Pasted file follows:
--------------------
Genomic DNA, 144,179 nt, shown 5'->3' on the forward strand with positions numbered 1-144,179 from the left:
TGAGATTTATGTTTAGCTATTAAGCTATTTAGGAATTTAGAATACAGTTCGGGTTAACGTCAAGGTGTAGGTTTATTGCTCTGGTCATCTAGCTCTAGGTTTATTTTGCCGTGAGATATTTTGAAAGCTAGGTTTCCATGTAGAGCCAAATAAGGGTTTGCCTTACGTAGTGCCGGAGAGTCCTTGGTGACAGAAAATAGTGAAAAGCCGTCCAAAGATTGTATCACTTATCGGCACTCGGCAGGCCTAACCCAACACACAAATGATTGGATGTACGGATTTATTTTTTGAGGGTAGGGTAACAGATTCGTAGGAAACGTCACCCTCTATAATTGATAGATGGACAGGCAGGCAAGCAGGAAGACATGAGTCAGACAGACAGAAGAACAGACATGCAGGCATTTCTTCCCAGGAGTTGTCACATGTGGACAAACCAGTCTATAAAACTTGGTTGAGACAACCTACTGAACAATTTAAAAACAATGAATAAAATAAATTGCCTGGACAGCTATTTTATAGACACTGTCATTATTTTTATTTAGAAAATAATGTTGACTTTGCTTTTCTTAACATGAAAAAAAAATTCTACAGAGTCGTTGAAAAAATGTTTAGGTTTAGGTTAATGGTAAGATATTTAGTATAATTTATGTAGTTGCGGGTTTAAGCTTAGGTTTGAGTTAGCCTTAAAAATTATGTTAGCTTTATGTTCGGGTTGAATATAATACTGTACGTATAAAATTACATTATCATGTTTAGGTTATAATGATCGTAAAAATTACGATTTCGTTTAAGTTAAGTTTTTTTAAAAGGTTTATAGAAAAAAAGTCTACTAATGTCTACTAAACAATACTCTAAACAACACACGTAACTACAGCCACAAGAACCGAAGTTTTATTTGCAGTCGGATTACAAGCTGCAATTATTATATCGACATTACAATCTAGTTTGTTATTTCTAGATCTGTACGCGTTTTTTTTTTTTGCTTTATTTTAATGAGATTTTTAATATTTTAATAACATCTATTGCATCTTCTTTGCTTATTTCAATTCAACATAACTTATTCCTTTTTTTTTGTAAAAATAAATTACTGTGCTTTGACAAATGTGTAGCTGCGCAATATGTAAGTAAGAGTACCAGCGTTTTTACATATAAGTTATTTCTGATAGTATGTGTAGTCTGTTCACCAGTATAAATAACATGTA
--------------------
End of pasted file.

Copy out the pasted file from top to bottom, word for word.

Genomic DNA, 144,179 nt, shown 5'->3' on the forward strand with positions numbered 1-144,179 from the left:
TGAGATTTATGTTTAGCTATTAAGCTATTTAGGAATTTAGAATACAGTTCGGGTTAACGTCAAGGTGTAGGTTTATTGCTCTGGTCATCTAGCTCTAGGTTTATTTTGCCGTGAGATATTTTGAAAGCTAGGTTTCCATGTAGAGCCAAATAAGGGTTTGCCTTACGTAGTGCCGGAGAGTCCTTGGTGACAGAAAATAGTGAAAAGCCGTCCAAAGATTGTATCACTTATCGGCACTCGGCAGGCCTAACCCAACACACAAATGATTGGATGTACGGATTTATTTTTTGAGGGTAGGGTAACAGATTCGTAGGAAACGTCACCCTCTATAATTGATAGATGGACAGGCAGGCAAGCAGGAAGACATGAGTCAGACAGACAGAAGAACAGACATGCAGGCATTTCTTCCCAGGAGTTGTCACATGTGGACAAACCAGTCTATAAAACTTGGTTGAGACAACCTACTGAACAATTTAAAAACAATGAATAAAATAAATTGCCTGGACAGCTATTTTATAGACACTGTCATTATTTTTATTTAGAAAATAATGTTGACTTTGCTTTTCTTAACATGAAAAAAAAATTCTACAGAGTCGTTGAAAAAATGTTTAGGTTTAGGTTAATGGTAAGATATTTAGTATAATTTATGTAGTTGCGGGTTTAAGCTTAGGTTTGAGTTAGCCTTAAAAATTATGTTAGCTTTATGTTCGGGTTGAATATAATACTGTACGTATAAAATTACATTATCATGTTTAGGTTATAATGATCGTAAAAATTACGATTTCGTTTAAGTTAAGTTTTTTTAAAAGGTTTATAGAAAAAAAGTCTACTAATGTCTACTAAACAATACTCTAAACAACACACGTAACTACAGCCACAAGAACCGAAGTTTTATTTGCAGTCGGATTACAAGCTGCAATTATTATATCGACATTACAATCTAGTTTGTTATTTCTAGATCTGTACGCGTTTTTTTTTTTTGCTTTATTTTAATGAGATTTTTAATATTTTAATAACATCTATTGCATCTTCTTTGCTTATTTCAATTCAACATAACTTATTCCTTTTTTTTTGTAAAAATAAATTACTGTGCTTTGACAAATGTGTAGCTGCGCAATATGTAAGTAAGAGTACCAGCGTTTTTACATATAAGTTATTTCTGATAGTATGTGTAGTCTGTTCACCAGTATAAATAACATGTA